Mike Rutherford — Letting Fly

One-on-one conversation about guitar and bass, Genesis, Mechanics and more…

By Gary Graff
April 28, 2017

Genesis remains history — for now — but rest assured that Mike Rutherford is not wanting for work. Back in 1985, Rutherford launched another band, Mike + the Mechanics, scoring hits out of the box with “Silent Running” and “All I Need Is A Miracle,” followed a few years later by the inspirational anthem “The Living Years.” The Mechanics started working again in 2010 after a six-year hiatus, with a pair of new singers (Andrew Roachford and Tim Howar) and a greater resolve than Rutherford and company were able to have when he was splitting time with Genesis. The group released its eighth studio album, Let Me Fly, last month and will be touring regularly to support it — including some dates in June supporting Rutherford’s Genesis mate Phil Collins in his own comeback to touring.

FGPO: You played both guitar and bass for Genesis. Which one came first?

Rutherford: I was guitar first, and then the guy from Charterhouse [school] in the original Genesis band, Anthony Phillips, he kind of played better than me, so I went to a bass and, when we needed it, a two guitars together sort of thing.

FGPO: Who were your influences or sources as a player?

Rutherford: I suppose Hendrix, really. In a way the Beatles, too; you don’t always see them as sort of guitar heroes, but Harrison’s stuff is great playing. For playing lead guitar, I think Eric [Clapton], Hendrix, really. I loved Cream, that early incarnation of [Clapton’s] career. And I loved Hendrix.

FGPO: Outside of maybe some Beatles, those aren’t exactly readily noticeable in your playing.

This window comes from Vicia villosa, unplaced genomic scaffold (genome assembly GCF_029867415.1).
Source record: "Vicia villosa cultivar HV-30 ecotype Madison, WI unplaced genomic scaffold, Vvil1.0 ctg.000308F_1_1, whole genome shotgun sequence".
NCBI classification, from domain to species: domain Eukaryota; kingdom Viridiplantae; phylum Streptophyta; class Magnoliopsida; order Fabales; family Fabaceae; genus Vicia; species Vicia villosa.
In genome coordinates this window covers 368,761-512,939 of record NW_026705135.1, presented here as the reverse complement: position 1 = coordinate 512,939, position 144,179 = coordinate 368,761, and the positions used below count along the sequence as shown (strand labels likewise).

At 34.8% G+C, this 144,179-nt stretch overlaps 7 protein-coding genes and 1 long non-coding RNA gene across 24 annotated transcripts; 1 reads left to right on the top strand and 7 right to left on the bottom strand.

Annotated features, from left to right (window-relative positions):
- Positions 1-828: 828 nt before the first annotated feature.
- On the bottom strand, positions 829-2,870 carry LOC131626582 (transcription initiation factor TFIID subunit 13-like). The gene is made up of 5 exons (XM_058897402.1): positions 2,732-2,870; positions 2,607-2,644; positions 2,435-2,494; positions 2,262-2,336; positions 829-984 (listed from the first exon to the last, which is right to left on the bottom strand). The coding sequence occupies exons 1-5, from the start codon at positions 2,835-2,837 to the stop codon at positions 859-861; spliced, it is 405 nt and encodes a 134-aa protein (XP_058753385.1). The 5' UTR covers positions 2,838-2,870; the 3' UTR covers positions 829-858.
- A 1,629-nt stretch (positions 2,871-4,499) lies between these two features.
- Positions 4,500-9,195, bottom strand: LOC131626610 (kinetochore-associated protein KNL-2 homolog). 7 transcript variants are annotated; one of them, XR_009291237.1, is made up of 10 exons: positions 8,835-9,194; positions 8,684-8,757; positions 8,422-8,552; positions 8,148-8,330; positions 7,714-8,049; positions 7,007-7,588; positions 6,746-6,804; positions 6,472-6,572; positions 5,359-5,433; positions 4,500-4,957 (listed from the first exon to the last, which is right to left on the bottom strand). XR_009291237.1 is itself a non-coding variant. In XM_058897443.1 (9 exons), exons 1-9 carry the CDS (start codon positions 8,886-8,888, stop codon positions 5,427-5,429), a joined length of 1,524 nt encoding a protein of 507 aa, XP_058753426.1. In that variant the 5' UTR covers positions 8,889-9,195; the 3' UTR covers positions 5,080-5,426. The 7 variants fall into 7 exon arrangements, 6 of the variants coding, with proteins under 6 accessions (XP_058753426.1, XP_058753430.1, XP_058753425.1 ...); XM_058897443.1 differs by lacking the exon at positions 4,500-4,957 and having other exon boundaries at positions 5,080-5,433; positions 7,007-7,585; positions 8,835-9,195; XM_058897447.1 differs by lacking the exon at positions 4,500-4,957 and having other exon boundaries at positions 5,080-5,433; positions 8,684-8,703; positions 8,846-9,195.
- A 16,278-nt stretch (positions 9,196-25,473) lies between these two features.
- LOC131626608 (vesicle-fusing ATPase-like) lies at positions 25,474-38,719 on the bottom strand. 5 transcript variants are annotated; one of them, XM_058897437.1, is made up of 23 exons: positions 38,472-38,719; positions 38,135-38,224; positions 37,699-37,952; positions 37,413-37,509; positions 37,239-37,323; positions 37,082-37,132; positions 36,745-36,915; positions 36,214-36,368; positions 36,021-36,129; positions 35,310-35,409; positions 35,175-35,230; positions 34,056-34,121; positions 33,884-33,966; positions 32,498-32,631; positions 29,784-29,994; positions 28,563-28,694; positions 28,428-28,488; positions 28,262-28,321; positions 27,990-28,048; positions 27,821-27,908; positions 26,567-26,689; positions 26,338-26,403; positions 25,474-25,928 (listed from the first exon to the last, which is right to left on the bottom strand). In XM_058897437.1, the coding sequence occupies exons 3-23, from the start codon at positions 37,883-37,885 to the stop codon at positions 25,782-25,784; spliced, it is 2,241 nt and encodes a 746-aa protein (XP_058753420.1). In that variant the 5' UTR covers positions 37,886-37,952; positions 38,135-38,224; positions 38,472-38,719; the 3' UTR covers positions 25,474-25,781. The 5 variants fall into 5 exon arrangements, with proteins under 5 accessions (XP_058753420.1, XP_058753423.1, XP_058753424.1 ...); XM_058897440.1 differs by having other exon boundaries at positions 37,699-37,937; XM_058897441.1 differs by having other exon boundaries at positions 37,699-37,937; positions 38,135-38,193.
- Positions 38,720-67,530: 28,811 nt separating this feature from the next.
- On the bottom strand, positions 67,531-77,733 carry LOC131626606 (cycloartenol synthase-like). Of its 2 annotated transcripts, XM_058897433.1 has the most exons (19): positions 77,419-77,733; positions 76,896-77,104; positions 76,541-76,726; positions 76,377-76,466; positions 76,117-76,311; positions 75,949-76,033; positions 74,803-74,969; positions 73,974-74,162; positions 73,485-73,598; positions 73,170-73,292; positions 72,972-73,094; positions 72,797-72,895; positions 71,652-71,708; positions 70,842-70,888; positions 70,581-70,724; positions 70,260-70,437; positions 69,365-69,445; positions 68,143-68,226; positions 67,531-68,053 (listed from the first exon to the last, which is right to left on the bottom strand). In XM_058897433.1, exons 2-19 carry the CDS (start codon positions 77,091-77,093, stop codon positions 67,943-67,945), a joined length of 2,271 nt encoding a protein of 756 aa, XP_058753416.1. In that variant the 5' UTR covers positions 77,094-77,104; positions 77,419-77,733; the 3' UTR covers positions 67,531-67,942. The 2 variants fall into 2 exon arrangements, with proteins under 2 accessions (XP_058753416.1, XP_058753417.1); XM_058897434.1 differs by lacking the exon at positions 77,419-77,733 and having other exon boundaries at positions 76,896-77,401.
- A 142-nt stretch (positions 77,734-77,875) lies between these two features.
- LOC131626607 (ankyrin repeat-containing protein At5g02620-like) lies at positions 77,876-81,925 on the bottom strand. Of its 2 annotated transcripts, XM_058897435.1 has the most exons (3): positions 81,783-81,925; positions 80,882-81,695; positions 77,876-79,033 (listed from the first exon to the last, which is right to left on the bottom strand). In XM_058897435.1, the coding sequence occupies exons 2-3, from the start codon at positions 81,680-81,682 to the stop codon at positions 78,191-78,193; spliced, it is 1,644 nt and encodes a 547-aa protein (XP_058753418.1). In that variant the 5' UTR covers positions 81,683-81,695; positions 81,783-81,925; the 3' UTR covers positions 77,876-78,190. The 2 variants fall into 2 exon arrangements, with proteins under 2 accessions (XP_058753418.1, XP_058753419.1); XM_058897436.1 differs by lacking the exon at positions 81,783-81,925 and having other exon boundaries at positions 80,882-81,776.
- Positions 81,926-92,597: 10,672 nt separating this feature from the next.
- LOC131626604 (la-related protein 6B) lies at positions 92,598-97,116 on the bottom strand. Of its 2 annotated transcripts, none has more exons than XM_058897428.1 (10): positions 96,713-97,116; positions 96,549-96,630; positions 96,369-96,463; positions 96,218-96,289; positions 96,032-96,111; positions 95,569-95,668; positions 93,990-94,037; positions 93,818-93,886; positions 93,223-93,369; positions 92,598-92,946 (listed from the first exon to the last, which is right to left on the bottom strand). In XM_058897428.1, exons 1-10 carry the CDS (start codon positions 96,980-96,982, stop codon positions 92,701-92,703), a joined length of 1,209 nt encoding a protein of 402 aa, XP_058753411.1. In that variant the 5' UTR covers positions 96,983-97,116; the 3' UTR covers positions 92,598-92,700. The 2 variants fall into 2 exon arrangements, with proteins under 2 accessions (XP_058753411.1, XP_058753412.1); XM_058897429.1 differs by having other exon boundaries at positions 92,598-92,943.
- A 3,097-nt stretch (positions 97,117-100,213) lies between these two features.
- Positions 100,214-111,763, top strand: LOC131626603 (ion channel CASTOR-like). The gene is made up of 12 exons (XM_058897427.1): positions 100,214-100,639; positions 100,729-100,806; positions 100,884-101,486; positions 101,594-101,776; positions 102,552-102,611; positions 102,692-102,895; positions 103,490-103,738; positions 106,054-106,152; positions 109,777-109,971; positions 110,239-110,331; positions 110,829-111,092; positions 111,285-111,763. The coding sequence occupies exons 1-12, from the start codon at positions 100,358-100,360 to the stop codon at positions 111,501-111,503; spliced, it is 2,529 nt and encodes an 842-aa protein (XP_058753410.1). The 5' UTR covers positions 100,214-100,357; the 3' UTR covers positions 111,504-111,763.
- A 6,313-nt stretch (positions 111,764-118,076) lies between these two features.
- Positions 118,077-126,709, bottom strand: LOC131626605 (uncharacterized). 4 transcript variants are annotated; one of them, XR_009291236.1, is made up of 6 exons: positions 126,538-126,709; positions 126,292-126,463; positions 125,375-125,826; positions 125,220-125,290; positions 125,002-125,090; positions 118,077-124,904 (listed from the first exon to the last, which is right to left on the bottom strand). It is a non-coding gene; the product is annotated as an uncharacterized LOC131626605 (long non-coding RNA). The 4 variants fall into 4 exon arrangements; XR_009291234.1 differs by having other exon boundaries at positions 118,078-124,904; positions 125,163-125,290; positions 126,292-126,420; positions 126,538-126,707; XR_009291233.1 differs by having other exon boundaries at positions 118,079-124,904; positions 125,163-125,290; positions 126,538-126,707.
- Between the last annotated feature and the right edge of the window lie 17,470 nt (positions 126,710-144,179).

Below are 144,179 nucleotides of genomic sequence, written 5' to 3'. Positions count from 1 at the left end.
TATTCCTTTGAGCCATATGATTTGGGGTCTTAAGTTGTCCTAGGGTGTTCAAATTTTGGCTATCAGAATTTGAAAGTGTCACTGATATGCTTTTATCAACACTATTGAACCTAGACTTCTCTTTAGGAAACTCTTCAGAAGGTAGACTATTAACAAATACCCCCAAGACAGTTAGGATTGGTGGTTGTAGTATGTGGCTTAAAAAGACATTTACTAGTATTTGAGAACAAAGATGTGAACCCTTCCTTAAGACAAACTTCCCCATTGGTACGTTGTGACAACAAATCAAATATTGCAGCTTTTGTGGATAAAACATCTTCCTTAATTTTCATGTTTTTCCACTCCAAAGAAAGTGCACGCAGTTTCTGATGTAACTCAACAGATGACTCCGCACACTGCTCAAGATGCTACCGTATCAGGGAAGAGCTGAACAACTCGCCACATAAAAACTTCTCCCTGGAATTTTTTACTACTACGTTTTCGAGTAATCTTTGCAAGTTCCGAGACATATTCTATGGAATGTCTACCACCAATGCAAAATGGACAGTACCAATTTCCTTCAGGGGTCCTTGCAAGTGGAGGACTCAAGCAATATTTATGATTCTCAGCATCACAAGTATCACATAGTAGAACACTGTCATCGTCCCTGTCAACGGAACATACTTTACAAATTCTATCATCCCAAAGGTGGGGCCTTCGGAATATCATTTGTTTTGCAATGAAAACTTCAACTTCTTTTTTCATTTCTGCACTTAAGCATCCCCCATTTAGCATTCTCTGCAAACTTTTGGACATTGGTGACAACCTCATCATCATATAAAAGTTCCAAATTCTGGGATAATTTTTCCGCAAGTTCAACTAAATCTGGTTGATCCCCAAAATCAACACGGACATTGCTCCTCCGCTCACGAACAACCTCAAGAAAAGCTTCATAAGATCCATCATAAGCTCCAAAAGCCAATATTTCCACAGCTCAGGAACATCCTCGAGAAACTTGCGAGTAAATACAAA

Rutherford: Yeah, ’cause I think I’m more a songwriter than a player. I’m a songwriter who plays guitar well enough to get away with it. It’s more about the songs, I think. That’s where I have the most input.

FGPO: You do have your moments, though. Is there an inner-Hendrix in you, maybe?

Rutherford: Probably onstage more. Something like “Silent Running,” I think, has that when we play it live. I’m very comfortable with my guitar playing; I’m more of a Townshend, more of a rhythm player, really, but my lead’s getting better these days.

FGPO: How is being the guitarist for the Mechanics different than for Genesis?

Rutherford: I think in Genesis my role is more defined. It’s a different sort of band, Genesis; Tony covered the keyboard areas, I cover the guitar and bass, Phil the drums and vocals. It’s slightly territorial, but you slightly don’t worry about other stuff, because I know the other stuff is covered by those guys. With the Mechanics, I’ve got to be the guitarist and arranger and producer and drum programmer. But I enjoy all that, too.

FGPO: Does the Mechanics have a different kind of role in your life now than it has before?

Rutherford: The original Mechanics were more a recording band. We hardly ever toured. We had a couple of tours and that was about it…because the new Genesis record would take a year and a tour would take a year, then we’d do a Mechanics record and then suddenly the time was sort of going around again to get back to Genesis. So there wasn’t really time. Now it’s different. We do a lot more touring, and there’s some songs that have hardly ever been heard live, so it’s quite nice and fresh for us, and for the audience.

FGPO: What were you shooting for on Let Me Fly?